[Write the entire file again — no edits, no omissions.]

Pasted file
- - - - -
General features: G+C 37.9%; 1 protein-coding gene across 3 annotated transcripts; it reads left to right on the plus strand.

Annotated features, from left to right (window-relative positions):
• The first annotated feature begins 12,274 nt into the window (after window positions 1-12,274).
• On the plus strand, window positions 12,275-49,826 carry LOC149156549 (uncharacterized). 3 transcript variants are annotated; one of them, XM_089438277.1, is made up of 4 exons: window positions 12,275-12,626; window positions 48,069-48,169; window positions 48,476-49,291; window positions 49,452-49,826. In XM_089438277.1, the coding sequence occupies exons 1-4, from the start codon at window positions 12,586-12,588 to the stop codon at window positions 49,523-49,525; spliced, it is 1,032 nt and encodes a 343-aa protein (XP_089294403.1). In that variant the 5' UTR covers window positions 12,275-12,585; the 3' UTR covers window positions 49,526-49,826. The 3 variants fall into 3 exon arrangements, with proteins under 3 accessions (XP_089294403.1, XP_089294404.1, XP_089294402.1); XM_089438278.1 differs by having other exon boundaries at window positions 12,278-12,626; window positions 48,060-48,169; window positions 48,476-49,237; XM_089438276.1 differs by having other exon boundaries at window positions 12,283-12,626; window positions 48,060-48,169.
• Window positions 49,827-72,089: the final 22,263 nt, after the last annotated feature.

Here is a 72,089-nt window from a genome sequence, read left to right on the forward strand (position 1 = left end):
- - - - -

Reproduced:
General features: G+C 37.9%; 1 protein-coding gene across 3 annotated transcripts; it reads left to right on the plus strand.

Annotated features, from left to right (window-relative positions):
• The first annotated feature begins 12,274 nt into the window (after window positions 1-12,274).
• On the plus strand, window positions 12,275-49,826 carry LOC149156549 (uncharacterized). 3 transcript variants are annotated; one of them, XM_089438277.1, is made up of 4 exons: window positions 12,275-12,626; window positions 48,069-48,169; window positions 48,476-49,291; window positions 49,452-49,826. In XM_089438277.1, the coding sequence occupies exons 1-4, from the start codon at window positions 12,586-12,588 to the stop codon at window positions 49,523-49,525; spliced, it is 1,032 nt and encodes a 343-aa protein (XP_089294403.1). In that variant the 5' UTR covers window positions 12,275-12,585; the 3' UTR covers window positions 49,526-49,826. The 3 variants fall into 3 exon arrangements, with proteins under 3 accessions (XP_089294403.1, XP_089294404.1, XP_089294402.1); XM_089438278.1 differs by having other exon boundaries at window positions 12,278-12,626; window positions 48,060-48,169; window positions 48,476-49,237; XM_089438276.1 differs by having other exon boundaries at window positions 12,283-12,626; window positions 48,060-48,169.
• Window positions 49,827-72,089: the final 22,263 nt, after the last annotated feature.

Here is a 72,089-nt window from a genome sequence, read left to right on the forward strand (position 1 = left end):